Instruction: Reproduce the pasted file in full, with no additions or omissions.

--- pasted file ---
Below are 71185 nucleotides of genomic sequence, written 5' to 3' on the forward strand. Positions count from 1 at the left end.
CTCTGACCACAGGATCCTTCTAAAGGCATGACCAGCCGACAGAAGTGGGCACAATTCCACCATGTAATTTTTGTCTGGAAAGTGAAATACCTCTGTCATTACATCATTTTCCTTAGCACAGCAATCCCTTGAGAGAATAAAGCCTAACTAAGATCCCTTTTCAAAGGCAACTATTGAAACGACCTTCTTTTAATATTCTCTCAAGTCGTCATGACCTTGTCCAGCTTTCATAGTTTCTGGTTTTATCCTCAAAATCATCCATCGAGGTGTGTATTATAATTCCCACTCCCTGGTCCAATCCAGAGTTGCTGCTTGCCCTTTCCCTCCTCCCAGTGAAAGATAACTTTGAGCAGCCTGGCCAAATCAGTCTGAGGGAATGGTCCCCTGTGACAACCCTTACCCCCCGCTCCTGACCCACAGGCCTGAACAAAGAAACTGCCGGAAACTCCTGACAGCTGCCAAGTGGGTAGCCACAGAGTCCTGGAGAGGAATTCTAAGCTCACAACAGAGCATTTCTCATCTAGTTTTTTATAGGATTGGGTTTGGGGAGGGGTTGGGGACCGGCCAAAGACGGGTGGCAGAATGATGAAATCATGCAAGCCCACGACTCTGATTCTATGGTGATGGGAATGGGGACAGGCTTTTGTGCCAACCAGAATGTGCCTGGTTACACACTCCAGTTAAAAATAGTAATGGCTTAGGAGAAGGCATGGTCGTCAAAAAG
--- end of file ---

Below are 71185 nucleotides of genomic sequence, written 5' to 3' on the forward strand. Positions count from 1 at the left end.
CTCTGACCACAGGATCCTTCTAAAGGCATGACCAGCCGACAGAAGTGGGCACAATTCCACCATGTAATTTTTGTCTGGAAAGTGAAATACCTCTGTCATTACATCATTTTCCTTAGCACAGCAATCCCTTGAGAGAATAAAGCCTAACTAAGATCCCTTTTCAAAGGCAACTATTGAAACGACCTTCTTTTAATATTCTCTCAAGTCGTCATGACCTTGTCCAGCTTTCATAGTTTCTGGTTTTATCCTCAAAATCATCCATCGAGGTGTGTATTATAATTCCCACTCCCTGGTCCAATCCAGAGTTGCTGCTTGCCCTTTCCCTCCTCCCAGTGAAAGATAACTTTGAGCAGCCTGGCCAAATCAGTCTGAGGGAATGGTCCCCTGTGACAACCCTTACCCCCCGCTCCTGACCCACAGGCCTGAACAAAGAAACTGCCGGAAACTCCTGACAGCTGCCAAGTGGGTAGCCACAGAGTCCTGGAGAGGAATTCTAAGCTCACAACAGAGCATTTCTCATCTAGTTTTTTATAGGATTGGGTTTGGGGAGGGGTTGGGGACCGGCCAAAGACGGGTGGCAGAATGATGAAATCATGCAAGCCCACGACTCTGATTCTATGGTGATGGGAATGGGGACAGGCTTTTGTGCCAACCAGAATGTGCCTGGTTACACACTCCAGTTAAAAATAGTAATGGCTTAGGAGAAGGCATGGTCGTCAAAAAG